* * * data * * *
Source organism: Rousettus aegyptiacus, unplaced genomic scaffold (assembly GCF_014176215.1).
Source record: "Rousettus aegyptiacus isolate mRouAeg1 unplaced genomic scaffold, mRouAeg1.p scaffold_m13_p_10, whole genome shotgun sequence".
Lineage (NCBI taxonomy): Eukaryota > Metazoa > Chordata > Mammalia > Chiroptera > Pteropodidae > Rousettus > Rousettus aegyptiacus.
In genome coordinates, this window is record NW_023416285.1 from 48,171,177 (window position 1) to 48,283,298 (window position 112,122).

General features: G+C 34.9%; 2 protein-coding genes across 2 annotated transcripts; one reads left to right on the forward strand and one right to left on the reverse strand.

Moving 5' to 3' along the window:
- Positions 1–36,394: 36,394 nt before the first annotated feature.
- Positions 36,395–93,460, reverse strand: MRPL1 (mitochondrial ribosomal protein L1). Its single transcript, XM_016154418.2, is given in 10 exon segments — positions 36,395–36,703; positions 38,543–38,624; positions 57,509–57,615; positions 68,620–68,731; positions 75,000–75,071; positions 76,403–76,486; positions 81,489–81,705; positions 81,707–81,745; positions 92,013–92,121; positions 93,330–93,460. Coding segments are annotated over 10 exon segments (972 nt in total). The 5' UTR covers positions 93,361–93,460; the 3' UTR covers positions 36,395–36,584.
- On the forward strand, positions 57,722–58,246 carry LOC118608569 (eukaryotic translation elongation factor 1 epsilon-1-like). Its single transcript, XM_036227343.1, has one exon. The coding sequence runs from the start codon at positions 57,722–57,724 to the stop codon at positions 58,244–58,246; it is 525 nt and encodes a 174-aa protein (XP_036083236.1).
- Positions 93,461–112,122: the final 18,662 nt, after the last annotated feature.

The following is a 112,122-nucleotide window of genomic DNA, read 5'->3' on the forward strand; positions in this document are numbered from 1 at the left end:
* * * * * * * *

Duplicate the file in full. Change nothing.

Source organism: Rousettus aegyptiacus, unplaced genomic scaffold (assembly GCF_014176215.1).
Source record: "Rousettus aegyptiacus isolate mRouAeg1 unplaced genomic scaffold, mRouAeg1.p scaffold_m13_p_10, whole genome shotgun sequence".
Lineage (NCBI taxonomy): Eukaryota > Metazoa > Chordata > Mammalia > Chiroptera > Pteropodidae > Rousettus > Rousettus aegyptiacus.
In genome coordinates, this window is record NW_023416285.1 from 48,171,177 (window position 1) to 48,283,298 (window position 112,122).

General features: G+C 34.9%; 2 protein-coding genes across 2 annotated transcripts; one reads left to right on the forward strand and one right to left on the reverse strand.

Moving 5' to 3' along the window:
- Positions 1–36,394: 36,394 nt before the first annotated feature.
- Positions 36,395–93,460, reverse strand: MRPL1 (mitochondrial ribosomal protein L1). Its single transcript, XM_016154418.2, is given in 10 exon segments — positions 36,395–36,703; positions 38,543–38,624; positions 57,509–57,615; positions 68,620–68,731; positions 75,000–75,071; positions 76,403–76,486; positions 81,489–81,705; positions 81,707–81,745; positions 92,013–92,121; positions 93,330–93,460. Coding segments are annotated over 10 exon segments (972 nt in total). The 5' UTR covers positions 93,361–93,460; the 3' UTR covers positions 36,395–36,584.
- On the forward strand, positions 57,722–58,246 carry LOC118608569 (eukaryotic translation elongation factor 1 epsilon-1-like). Its single transcript, XM_036227343.1, has one exon. The coding sequence runs from the start codon at positions 57,722–57,724 to the stop codon at positions 58,244–58,246; it is 525 nt and encodes a 174-aa protein (XP_036083236.1).
- Positions 93,461–112,122: the final 18,662 nt, after the last annotated feature.

The following is a 112,122-nucleotide window of genomic DNA, read 5'->3' on the forward strand; positions in this document are numbered from 1 at the left end: